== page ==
YOU ARE HERE: LAT HomeCollections

An Exercise in Friendship

Nearly 20 years after their first aerobics class, a group of women still gathers, driven by the desire to keep sharing their lives.


Laughing and joking, 11 women array themselves around the pool of Lorraine Woolsey's West Los Angeles home and begin their aerobic routine to the soft pop of Abba singing "I Believe in Angels."

It's a ritual that the group--whose current members range in age from 53 to a hale 84--has maintained twice a week for almost 20 years.

Indeed, in an era when even the best-intended exercise regimes often fizzle after six weeks, an aerobic angel has hovered over these Westside women for an entire generation, leading them through leg lifts and arm rotations, abdominal crunches and mule kicks, for an hour twice a week.

When they first came together 18 years ago, the women would pool their funds to hire a baby-sitter for their kids. Now most of them are grandparents. The "group," as they call it, has seen them through middle age and beyond menopause, and today the conversations are more likely to revolve around their medicines, empty nests and vacation plans than potty training and teen curfews.

And when the hour is over and they've wiped the sweat off their brows, the women sit down for coffee, chat and--gasp!--cookies.

Isn't that counterproductive?

"No!" chorus the women. "That's why we exercise, so we can enjoy the finer things in life, " says Ursula Myer, with a laugh, a sporty and youthful 64-year-old whose husband is a former pastry chef for the Brown Derby restaurant.

(Lest you think Myer too much of an epicurean, she also walks and does yoga several times a week.)

"Every time I'm on a diet, I don't eat the cookies," adds Woolsey. "You can take one or you don't."

What has kept them together for so long?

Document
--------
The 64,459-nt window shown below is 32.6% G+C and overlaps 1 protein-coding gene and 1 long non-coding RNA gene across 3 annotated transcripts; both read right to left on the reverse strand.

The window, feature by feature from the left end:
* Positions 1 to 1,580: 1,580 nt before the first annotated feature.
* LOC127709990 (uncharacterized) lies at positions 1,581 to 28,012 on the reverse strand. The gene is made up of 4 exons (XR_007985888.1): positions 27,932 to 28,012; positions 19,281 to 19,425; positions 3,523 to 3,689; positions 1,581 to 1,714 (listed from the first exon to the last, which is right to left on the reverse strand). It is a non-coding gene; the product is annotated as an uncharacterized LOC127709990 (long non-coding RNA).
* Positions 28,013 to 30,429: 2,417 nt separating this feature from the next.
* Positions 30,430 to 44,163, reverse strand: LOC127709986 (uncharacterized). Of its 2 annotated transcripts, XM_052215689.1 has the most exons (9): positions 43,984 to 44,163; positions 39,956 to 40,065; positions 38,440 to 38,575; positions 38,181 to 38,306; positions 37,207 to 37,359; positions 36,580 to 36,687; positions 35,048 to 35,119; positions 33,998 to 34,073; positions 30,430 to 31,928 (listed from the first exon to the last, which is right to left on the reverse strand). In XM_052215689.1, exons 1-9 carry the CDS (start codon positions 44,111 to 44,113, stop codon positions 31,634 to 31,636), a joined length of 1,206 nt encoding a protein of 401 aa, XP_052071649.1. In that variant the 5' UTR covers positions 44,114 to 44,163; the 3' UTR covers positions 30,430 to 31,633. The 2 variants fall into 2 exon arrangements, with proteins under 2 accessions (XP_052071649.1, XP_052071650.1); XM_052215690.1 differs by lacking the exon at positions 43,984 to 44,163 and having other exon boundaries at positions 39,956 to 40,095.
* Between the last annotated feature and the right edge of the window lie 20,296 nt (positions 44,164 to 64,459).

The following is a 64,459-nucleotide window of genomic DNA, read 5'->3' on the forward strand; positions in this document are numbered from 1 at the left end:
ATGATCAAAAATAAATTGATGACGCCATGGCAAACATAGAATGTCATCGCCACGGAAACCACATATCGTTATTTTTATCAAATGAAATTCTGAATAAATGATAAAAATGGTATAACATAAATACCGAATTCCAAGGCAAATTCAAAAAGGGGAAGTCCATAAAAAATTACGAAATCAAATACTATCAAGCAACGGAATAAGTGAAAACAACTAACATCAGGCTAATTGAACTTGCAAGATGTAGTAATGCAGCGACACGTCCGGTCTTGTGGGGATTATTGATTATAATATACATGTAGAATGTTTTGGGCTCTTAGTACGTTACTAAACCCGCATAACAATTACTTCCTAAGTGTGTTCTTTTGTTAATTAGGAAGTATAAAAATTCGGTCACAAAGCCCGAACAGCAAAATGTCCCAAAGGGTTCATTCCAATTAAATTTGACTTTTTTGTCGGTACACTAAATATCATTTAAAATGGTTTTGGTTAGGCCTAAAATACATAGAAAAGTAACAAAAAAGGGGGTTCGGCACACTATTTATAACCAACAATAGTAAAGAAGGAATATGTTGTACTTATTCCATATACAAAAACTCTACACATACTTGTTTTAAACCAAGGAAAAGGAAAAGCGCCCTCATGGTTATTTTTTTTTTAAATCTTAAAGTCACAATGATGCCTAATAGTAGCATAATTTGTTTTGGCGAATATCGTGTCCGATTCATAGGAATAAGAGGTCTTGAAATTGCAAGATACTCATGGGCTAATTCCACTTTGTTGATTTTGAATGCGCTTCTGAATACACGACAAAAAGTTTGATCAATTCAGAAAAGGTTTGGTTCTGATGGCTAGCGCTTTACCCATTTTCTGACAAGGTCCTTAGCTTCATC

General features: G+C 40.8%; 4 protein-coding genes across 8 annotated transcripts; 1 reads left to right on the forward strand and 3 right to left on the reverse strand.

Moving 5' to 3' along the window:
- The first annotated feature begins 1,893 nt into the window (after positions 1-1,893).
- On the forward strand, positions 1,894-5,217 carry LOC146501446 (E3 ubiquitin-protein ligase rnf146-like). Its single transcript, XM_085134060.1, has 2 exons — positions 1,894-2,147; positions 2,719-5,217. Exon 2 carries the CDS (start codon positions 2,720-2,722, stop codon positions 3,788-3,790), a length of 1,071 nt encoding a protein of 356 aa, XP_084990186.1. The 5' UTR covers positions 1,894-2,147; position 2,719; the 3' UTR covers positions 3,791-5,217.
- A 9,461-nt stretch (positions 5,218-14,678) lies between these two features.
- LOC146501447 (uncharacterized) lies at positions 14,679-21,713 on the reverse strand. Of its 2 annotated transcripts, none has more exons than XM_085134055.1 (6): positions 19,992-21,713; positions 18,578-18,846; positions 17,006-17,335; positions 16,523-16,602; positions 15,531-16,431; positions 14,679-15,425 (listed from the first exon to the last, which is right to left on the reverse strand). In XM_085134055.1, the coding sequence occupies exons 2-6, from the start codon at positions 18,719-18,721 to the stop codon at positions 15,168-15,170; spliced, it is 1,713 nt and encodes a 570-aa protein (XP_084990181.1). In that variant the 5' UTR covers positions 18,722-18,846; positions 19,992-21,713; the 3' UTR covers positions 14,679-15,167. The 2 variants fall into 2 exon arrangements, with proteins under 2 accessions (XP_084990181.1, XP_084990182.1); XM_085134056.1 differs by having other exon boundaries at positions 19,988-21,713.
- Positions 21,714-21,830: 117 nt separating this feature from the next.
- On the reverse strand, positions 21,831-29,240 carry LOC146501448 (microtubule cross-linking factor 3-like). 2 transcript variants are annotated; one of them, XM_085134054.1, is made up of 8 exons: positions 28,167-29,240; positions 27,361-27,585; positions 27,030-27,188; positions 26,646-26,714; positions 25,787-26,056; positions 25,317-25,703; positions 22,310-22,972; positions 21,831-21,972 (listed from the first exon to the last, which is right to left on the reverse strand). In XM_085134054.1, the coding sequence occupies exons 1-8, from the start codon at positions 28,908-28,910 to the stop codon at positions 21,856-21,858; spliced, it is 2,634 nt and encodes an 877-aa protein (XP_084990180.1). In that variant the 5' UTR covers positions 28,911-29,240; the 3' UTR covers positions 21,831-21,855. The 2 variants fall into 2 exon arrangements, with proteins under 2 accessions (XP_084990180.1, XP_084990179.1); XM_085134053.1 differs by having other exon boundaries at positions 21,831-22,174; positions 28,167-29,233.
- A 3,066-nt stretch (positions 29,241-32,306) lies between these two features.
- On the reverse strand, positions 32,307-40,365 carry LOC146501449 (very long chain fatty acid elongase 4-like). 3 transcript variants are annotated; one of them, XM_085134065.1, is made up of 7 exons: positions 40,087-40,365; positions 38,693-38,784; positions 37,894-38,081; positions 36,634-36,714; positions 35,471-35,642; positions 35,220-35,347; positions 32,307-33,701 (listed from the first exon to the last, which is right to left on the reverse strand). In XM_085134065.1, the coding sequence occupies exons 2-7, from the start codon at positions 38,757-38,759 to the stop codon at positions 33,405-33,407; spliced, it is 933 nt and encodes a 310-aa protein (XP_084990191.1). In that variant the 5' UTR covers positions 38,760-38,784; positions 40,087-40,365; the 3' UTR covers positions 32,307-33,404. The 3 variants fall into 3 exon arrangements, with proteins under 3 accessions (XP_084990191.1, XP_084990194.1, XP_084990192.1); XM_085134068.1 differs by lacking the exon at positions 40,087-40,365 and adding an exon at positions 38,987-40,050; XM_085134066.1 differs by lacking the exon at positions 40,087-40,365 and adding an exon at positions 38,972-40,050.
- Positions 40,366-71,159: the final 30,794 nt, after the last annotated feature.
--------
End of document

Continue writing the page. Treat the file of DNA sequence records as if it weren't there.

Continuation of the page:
Even more important than the exercise, the women say, has been the friendships forged over two decades of working out together and their post-exercise "therapy sessions" that leave them lingering over java for two hours or more.

"The camaraderie is really strong--it's sort of a sisterhood," suggests Rosie Berson.

"It's the after-class time that has kept us together," confirms Joan Whitten. "You can discuss when you're mad at your husband and your kids. You can inquire who has a good plumber or a jeweler. We've been through weddings, births, deaths."

Members say the group also offers an important venue to share medical information and pool experiences about everything from new estrogen replacement drugs to osteoporosis and the value of alternative health measures such as magnets.

Experts say all that socializing is probably what's kept the Westside women together over all those years.

"We find that individualized programs are not very successful and very few people continue on their own," says Robert Wiswell, an associate professor of biokinesiology and physical therapy at USC. "The programs that are successful are those that are done in a social setting and usually supervised. . . . These women may not be exercising at the highest level to lose weight but because of the social value, the effect on mood and their well-being; all those things would explain their positive attitude and the reason they continue."

Wiswell says a recent study at the USC Gerontology Center that looked at the impact of exercise on mood found that those exercising in groups felt better about themselves whether they were doing vigorous walking or merely playing shuffleboard.

"It wasn't the level of exercise; it was that they were with people doing things," Wiswell explains. "It's a great example." If you want to be successful, he says, exercise with a friend.


The genesis for the group began much as others do. A number of the women, who all attended the Village Lutheran Church in Brentwood, signed up for an exercise class in 1981 taught by longtime aerobics instructor Patty Clark. The cost: $3 per person.

Initially they worked out in the church hall, but when it got stuffy one summer 14 years ago, they decided to move the workout to one of their homes so they could do water aerobics in a backyard pool.

When summer ended, they found they liked exercising outdoors so much that they kept doing it. Over the years, high impact has given way to low. Jogging has become brisk walking around the pool. Target pulse rates have dropped from 160 at peak times to between 90 and 130.

As arthritis set in and jumping jacks became a strain on aging knees, Clark modified the routine, tailoring it to their changing needs. They still do pelvic lifts and other movements they refer to with glee as their "sexercises."

But you won't find step, indoor cycling or Tae-Bo here. These women like their routine and haven't tinkered with it much since Ronald Reagan first became president.

"We do a lot more stretching and warmup than we used to," explains Clark, 56. "They like their dance steps. It makes them feel good to exercise, but at this point, they really come for each other and the sharing afterward."


Los Angeles Times Articles